4. I second other commenters who said not to beat yourself up. If it was us, we’d leave that money where it is, and not worry about it. A move to Roth with the tax bill would erase much of your gains, with no real benefit (it would still be invested and therefore be volatile). Keep focusing on your other savings, including for down payment or emergency fund. Banks require backup assets now to give a mortgage loan, and they’ll count invested assets toward that, so no problem there. If you have a true emergency, you can always still access your Vanguard account, or maybe find that you don’t actually need to spend that money. It’s like inflation figures — they assume that people will buy all the same things, no matter how much prices rise, when of course that’s ridiculous. If apples get too expensive, most people will switch to oranges. If your car breaks down and your Vanguard funds have lost value, maybe you ride a bike or carpool with someone or ride the bus. Or maybe the fund will have made money, and you’ll be safe selling the shares needed to fix your car (and be glad you weren’t stuck with your sub-inflationary 1% interest on your savings account!).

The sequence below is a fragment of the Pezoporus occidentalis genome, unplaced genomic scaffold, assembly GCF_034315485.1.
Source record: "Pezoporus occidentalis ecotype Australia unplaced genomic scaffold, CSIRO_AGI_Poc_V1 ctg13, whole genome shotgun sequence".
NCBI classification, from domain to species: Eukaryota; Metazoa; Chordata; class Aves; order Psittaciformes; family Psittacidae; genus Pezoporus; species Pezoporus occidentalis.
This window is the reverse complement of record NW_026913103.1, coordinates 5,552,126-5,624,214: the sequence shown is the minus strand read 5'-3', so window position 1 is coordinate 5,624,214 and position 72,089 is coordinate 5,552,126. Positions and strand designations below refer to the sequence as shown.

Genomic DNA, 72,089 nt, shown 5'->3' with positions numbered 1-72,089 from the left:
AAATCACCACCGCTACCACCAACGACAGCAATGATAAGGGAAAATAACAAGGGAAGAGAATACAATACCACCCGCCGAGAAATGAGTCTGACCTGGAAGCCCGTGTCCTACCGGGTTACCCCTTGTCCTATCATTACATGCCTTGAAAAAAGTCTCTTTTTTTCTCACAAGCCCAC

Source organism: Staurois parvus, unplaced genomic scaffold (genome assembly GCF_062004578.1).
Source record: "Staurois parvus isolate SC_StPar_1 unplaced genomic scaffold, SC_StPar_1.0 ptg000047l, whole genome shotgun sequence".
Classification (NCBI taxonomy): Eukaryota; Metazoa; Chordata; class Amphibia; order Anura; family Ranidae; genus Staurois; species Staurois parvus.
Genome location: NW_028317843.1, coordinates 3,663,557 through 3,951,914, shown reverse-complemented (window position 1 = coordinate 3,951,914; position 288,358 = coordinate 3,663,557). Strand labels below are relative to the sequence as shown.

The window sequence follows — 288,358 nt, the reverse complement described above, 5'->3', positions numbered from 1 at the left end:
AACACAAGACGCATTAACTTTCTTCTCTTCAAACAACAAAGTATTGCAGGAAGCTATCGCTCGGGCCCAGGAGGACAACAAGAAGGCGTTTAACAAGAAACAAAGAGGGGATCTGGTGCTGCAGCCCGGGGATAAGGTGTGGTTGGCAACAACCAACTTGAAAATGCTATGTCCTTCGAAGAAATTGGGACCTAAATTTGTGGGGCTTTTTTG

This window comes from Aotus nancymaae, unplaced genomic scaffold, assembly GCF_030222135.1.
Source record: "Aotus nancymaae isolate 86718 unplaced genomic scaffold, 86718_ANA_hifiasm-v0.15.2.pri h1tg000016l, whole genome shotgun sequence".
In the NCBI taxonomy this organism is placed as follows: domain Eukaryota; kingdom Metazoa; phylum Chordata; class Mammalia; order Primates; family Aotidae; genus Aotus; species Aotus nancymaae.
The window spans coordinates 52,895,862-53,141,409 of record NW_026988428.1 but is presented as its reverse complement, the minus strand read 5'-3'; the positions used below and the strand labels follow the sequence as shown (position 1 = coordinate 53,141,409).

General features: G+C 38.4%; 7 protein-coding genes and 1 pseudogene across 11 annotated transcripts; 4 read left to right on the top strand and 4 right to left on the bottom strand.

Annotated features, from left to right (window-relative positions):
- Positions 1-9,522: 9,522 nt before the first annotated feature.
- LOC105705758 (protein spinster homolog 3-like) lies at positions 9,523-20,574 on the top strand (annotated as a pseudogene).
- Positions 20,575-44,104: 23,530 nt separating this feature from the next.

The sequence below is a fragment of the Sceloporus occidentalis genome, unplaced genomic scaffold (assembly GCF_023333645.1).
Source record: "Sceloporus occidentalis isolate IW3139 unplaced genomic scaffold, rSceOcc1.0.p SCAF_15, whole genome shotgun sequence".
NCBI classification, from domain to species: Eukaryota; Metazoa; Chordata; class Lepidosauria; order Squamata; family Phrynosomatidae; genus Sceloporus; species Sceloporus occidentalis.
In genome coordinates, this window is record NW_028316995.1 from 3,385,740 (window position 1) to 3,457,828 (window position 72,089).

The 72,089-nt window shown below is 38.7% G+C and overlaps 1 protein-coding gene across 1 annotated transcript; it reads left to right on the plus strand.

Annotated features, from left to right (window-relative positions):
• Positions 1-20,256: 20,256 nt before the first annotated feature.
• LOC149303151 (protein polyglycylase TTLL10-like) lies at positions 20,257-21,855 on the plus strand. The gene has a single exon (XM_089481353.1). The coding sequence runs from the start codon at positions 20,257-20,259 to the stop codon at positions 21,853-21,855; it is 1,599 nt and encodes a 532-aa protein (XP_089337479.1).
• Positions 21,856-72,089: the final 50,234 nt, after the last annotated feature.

1. thesingledollar says:

      This is really good advice, and I hadn’t thought about, hey, maybe I ride the bus for a while. I’m also glad to know that invested assets will count. I wish I’d put it in the Roth in the first place, but since I didn’t, I think maybe I’ll just let it hang out where it is.

  5. Cindy says: